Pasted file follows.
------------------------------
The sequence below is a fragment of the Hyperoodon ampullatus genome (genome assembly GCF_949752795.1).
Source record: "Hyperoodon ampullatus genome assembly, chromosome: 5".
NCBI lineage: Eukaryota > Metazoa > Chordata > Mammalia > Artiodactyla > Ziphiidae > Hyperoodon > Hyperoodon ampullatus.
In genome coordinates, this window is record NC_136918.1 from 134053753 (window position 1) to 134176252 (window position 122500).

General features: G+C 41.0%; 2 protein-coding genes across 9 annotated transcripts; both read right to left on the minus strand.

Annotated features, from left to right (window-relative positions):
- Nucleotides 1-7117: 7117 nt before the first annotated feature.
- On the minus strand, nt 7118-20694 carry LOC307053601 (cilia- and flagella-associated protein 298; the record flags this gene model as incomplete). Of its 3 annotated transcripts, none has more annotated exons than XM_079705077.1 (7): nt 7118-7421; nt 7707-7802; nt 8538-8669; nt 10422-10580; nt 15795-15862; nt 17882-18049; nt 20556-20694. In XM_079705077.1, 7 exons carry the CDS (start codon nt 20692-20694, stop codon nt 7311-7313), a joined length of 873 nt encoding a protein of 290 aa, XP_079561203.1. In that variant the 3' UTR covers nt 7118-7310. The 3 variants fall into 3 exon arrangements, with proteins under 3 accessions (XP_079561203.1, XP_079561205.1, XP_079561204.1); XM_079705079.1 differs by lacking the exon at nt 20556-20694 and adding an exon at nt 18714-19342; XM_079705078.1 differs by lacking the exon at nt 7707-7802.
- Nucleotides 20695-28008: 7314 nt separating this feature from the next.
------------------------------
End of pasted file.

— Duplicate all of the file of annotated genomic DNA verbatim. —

The sequence below is a fragment of the Hyperoodon ampullatus genome (genome assembly GCF_949752795.1).
Source record: "Hyperoodon ampullatus genome assembly, chromosome: 5".
NCBI lineage: Eukaryota > Metazoa > Chordata > Mammalia > Artiodactyla > Ziphiidae > Hyperoodon > Hyperoodon ampullatus.
In genome coordinates, this window is record NC_136918.1 from 134053753 (window position 1) to 134176252 (window position 122500).

General features: G+C 41.0%; 2 protein-coding genes across 9 annotated transcripts; both read right to left on the minus strand.

Annotated features, from left to right (window-relative positions):
- Nucleotides 1-7117: 7117 nt before the first annotated feature.
- On the minus strand, nt 7118-20694 carry LOC307053601 (cilia- and flagella-associated protein 298; the record flags this gene model as incomplete). Of its 3 annotated transcripts, none has more annotated exons than XM_079705077.1 (7): nt 7118-7421; nt 7707-7802; nt 8538-8669; nt 10422-10580; nt 15795-15862; nt 17882-18049; nt 20556-20694. In XM_079705077.1, 7 exons carry the CDS (start codon nt 20692-20694, stop codon nt 7311-7313), a joined length of 873 nt encoding a protein of 290 aa, XP_079561203.1. In that variant the 3' UTR covers nt 7118-7310. The 3 variants fall into 3 exon arrangements, with proteins under 3 accessions (XP_079561203.1, XP_079561205.1, XP_079561204.1); XM_079705079.1 differs by lacking the exon at nt 20556-20694 and adding an exon at nt 18714-19342; XM_079705078.1 differs by lacking the exon at nt 7707-7802.
- Nucleotides 20695-28008: 7314 nt separating this feature from the next.